The COVID-19 pandemic is both a public health crisis and a development crisis. What started as a localized health outbreak has quickly turned into a global development crisis with unknown prospects on the extent of impacts in different areas of development and for different populations. Beyond the health consequences, policy measures designed to prevent, manage and contain COVID-19 have triggered far-reaching socio-economic challenges, which exacerbate the existing plights and inequalities and are likely to be widely felt for years to come. The pandemic is already reversing many years of development gains and poses a serious threat to the progress on the Sustainable Development Goals (SDGs).
The impact of the COVID-19 pandemic cuts across the SDGs with a significant risk of increasing the number of people to be left behind. For example, over 70 million people could be pushed back into extreme poverty in 2020, the first increase in global poverty since 1998 (relevant to SDG 1); the pandemic could force up to additional 132 million people into hunger this year (SDG 2); an unprecedented rise of domestic violence against women has been observed following the lockdown (SDG 5); the pandemic caused a 14% reduction in global working hours in Q2/2020, equivalent to 400 million full-time jobs, with disproportionate impacts on women, young and informal workers (SDG 11); and timely COVID-19 information and services as well as relief measures are often inaccessible for certain populations such as persons with disabilities and ethnic minorities (SDG 10); LGBTI people have been subjected to human rights abuses, violence or exclusion due to increased policing/surveillance, gender binary emergency measures, or the scapegoating of the LGBTI community for the COVID-19 spread (SDG 16).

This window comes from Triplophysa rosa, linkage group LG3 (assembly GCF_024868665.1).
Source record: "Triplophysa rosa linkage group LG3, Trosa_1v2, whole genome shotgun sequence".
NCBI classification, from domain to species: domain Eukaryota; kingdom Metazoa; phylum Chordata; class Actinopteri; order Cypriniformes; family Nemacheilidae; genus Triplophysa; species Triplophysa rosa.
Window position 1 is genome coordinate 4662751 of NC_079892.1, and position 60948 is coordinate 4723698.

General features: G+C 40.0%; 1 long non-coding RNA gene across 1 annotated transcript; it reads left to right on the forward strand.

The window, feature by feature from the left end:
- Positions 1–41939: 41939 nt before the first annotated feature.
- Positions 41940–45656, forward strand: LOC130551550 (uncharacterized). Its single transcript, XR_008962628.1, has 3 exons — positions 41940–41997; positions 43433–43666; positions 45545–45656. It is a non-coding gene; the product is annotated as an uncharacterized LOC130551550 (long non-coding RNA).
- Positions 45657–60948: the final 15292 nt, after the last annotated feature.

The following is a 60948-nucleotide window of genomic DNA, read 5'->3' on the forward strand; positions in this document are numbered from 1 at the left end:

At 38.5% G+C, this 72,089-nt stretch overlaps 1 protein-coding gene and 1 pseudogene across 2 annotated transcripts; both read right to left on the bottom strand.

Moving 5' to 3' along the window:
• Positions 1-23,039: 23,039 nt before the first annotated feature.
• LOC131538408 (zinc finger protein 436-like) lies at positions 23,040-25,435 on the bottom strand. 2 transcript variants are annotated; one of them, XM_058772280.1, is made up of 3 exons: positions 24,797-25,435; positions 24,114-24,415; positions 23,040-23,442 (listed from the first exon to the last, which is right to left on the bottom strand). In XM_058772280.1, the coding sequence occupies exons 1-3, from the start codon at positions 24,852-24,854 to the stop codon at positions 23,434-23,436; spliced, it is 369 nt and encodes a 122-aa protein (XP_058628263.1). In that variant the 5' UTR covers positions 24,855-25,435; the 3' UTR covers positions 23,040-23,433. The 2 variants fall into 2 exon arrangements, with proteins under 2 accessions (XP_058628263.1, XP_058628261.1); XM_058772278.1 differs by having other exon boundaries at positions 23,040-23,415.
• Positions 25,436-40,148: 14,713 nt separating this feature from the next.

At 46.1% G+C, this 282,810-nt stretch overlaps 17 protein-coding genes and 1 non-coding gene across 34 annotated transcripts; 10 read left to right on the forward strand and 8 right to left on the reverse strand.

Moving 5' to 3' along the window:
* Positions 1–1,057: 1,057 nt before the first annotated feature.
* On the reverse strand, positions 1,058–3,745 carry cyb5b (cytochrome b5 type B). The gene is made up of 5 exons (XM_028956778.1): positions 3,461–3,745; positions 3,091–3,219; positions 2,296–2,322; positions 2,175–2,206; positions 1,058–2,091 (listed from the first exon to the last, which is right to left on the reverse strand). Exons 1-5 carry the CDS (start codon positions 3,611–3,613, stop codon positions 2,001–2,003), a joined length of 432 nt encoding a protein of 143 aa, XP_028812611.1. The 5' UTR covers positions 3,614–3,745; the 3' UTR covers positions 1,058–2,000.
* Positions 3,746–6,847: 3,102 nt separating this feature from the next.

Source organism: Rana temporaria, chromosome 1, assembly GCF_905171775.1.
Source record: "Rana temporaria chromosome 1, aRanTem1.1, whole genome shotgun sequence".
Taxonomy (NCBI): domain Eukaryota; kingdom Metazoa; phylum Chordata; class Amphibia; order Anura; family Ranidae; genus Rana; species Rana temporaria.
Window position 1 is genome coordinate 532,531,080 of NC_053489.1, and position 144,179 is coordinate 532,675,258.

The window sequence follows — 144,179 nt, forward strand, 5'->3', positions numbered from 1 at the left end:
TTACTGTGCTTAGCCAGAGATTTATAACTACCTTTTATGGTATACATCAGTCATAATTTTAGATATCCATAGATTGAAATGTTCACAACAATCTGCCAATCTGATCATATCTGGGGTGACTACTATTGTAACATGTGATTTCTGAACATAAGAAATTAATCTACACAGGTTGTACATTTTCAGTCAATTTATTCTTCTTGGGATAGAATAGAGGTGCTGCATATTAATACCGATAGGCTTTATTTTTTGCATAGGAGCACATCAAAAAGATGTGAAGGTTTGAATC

Vulnerable populations are experiencing multiple socioeconomic challenges simultaneously. These socioeconomic impacts in turn increase people’s exposure and vulnerability to COVID-19 and other health risks, fuelling and sustaining the vicious cycle with disproportionate short- and long-term consequences for vulnerable and marginalized populations.
On the other hand, the unprecedented circumstances brought by COVID-19 have created policy space and a social environment conducive to extraordinary measures and innovations that would not be possible in ordinary times. There are measures designed to protect people, particularly vulnerable populations, from both COVID-19 and socioeconomic risks and harms with pro-equity potentials. Examples include global efforts to ensure equitable access to COVID-19 health technologies, heightened policy debates on temporary basic income, temporary banning of the sale of tobacco and alcohol products, free provision of water and electricity in underserved communities, and the engagement of vulnerable groups into national COVID-19 decision-making processes, among others.
This session will explore the socioeconomic impacts of the COVID-19 pandemic particularly from an equity angle, examining who is being left behind and why, how heightened socioeconomic vulnerabilities and inequalities created barriers for effective COVID responses, lessons learned and emerging innovative thinking and measures to strengthen the resilience of the country and the vulnerable community in line with the PMAC 2021 theme of ‘advancing an equitable and healthy world.’
National University of Singapore/London School of Hygiene and Tropical Medicine
UN Partnership for the Rights of Persons with Disabilities
Director, Oxford Poverty and Human Development Initiative
University of Oxford